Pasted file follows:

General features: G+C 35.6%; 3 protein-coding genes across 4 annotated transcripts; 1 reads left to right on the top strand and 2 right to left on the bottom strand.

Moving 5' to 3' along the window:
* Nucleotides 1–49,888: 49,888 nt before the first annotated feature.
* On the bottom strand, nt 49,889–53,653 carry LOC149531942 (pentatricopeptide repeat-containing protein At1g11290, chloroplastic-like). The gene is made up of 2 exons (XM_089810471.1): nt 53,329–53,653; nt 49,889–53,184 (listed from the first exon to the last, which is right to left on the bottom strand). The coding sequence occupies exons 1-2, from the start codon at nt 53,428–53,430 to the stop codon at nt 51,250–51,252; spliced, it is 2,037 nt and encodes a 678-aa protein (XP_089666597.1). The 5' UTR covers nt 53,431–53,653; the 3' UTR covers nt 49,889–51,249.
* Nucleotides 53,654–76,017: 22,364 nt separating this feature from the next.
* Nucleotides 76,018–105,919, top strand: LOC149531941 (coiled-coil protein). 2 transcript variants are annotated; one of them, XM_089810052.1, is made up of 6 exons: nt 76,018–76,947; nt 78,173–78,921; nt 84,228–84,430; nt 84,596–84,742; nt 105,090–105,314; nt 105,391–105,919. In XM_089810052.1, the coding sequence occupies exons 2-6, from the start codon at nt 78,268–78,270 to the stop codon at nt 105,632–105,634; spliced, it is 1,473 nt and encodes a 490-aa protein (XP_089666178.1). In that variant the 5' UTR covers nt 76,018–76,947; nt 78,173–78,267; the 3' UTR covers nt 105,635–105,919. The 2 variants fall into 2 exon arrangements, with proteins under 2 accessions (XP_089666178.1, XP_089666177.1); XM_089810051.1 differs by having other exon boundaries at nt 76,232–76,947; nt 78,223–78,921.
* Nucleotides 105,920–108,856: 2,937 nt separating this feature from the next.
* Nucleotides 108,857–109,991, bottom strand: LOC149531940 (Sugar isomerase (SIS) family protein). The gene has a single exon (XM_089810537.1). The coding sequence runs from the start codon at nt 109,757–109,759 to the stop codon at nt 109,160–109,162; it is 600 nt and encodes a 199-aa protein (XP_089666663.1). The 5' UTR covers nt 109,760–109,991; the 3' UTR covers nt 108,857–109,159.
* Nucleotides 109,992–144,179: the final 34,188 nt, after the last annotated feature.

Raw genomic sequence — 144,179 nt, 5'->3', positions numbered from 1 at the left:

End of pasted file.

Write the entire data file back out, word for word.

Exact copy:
General features: G+C 35.6%; 3 protein-coding genes across 4 annotated transcripts; 1 reads left to right on the top strand and 2 right to left on the bottom strand.

Moving 5' to 3' along the window:
* Nucleotides 1–49,888: 49,888 nt before the first annotated feature.
* On the bottom strand, nt 49,889–53,653 carry LOC149531942 (pentatricopeptide repeat-containing protein At1g11290, chloroplastic-like). The gene is made up of 2 exons (XM_089810471.1): nt 53,329–53,653; nt 49,889–53,184 (listed from the first exon to the last, which is right to left on the bottom strand). The coding sequence occupies exons 1-2, from the start codon at nt 53,428–53,430 to the stop codon at nt 51,250–51,252; spliced, it is 2,037 nt and encodes a 678-aa protein (XP_089666597.1). The 5' UTR covers nt 53,431–53,653; the 3' UTR covers nt 49,889–51,249.
* Nucleotides 53,654–76,017: 22,364 nt separating this feature from the next.
* Nucleotides 76,018–105,919, top strand: LOC149531941 (coiled-coil protein). 2 transcript variants are annotated; one of them, XM_089810052.1, is made up of 6 exons: nt 76,018–76,947; nt 78,173–78,921; nt 84,228–84,430; nt 84,596–84,742; nt 105,090–105,314; nt 105,391–105,919. In XM_089810052.1, the coding sequence occupies exons 2-6, from the start codon at nt 78,268–78,270 to the stop codon at nt 105,632–105,634; spliced, it is 1,473 nt and encodes a 490-aa protein (XP_089666178.1). In that variant the 5' UTR covers nt 76,018–76,947; nt 78,173–78,267; the 3' UTR covers nt 105,635–105,919. The 2 variants fall into 2 exon arrangements, with proteins under 2 accessions (XP_089666178.1, XP_089666177.1); XM_089810051.1 differs by having other exon boundaries at nt 76,232–76,947; nt 78,223–78,921.
* Nucleotides 105,920–108,856: 2,937 nt separating this feature from the next.
* Nucleotides 108,857–109,991, bottom strand: LOC149531940 (Sugar isomerase (SIS) family protein). The gene has a single exon (XM_089810537.1). The coding sequence runs from the start codon at nt 109,757–109,759 to the stop codon at nt 109,160–109,162; it is 600 nt and encodes a 199-aa protein (XP_089666663.1). The 5' UTR covers nt 109,760–109,991; the 3' UTR covers nt 108,857–109,159.
* Nucleotides 109,992–144,179: the final 34,188 nt, after the last annotated feature.

Raw genomic sequence — 144,179 nt, 5'->3', positions numbered from 1 at the left: